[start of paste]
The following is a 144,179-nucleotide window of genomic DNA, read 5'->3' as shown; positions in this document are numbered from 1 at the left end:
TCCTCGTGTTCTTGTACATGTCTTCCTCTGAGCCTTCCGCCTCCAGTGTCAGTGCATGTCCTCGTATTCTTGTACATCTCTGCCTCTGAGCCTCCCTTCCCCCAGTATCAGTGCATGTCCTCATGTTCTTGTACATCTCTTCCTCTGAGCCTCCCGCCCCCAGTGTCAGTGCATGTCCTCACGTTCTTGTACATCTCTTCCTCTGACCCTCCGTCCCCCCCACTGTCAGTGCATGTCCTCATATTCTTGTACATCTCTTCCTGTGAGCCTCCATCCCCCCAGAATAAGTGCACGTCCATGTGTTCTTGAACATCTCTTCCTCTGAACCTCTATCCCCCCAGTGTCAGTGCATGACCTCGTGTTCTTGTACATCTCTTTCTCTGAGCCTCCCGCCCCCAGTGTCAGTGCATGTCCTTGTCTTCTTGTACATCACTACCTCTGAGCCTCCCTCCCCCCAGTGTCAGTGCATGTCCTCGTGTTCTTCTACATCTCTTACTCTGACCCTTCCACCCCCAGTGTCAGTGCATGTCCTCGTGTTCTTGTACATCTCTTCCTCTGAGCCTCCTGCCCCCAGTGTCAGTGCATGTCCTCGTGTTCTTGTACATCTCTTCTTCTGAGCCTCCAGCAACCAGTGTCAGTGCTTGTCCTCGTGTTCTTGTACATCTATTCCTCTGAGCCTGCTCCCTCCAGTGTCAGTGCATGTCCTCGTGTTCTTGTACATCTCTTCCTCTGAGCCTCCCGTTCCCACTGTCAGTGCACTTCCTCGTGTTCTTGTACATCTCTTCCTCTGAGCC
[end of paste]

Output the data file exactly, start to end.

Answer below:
The following is a 144,179-nucleotide window of genomic DNA, read 5'->3' as shown; positions in this document are numbered from 1 at the left end:
TCCTCGTGTTCTTGTACATGTCTTCCTCTGAGCCTTCCGCCTCCAGTGTCAGTGCATGTCCTCGTATTCTTGTACATCTCTGCCTCTGAGCCTCCCTTCCCCCAGTATCAGTGCATGTCCTCATGTTCTTGTACATCTCTTCCTCTGAGCCTCCCGCCCCCAGTGTCAGTGCATGTCCTCACGTTCTTGTACATCTCTTCCTCTGACCCTCCGTCCCCCCCACTGTCAGTGCATGTCCTCATATTCTTGTACATCTCTTCCTGTGAGCCTCCATCCCCCCAGAATAAGTGCACGTCCATGTGTTCTTGAACATCTCTTCCTCTGAACCTCTATCCCCCCAGTGTCAGTGCATGACCTCGTGTTCTTGTACATCTCTTTCTCTGAGCCTCCCGCCCCCAGTGTCAGTGCATGTCCTTGTCTTCTTGTACATCACTACCTCTGAGCCTCCCTCCCCCCAGTGTCAGTGCATGTCCTCGTGTTCTTCTACATCTCTTACTCTGACCCTTCCACCCCCAGTGTCAGTGCATGTCCTCGTGTTCTTGTACATCTCTTCCTCTGAGCCTCCTGCCCCCAGTGTCAGTGCATGTCCTCGTGTTCTTGTACATCTCTTCTTCTGAGCCTCCAGCAACCAGTGTCAGTGCTTGTCCTCGTGTTCTTGTACATCTATTCCTCTGAGCCTGCTCCCTCCAGTGTCAGTGCATGTCCTCGTGTTCTTGTACATCTCTTCCTCTGAGCCTCCCGTTCCCACTGTCAGTGCACTTCCTCGTGTTCTTGTACATCTCTTCCTCTGAGCC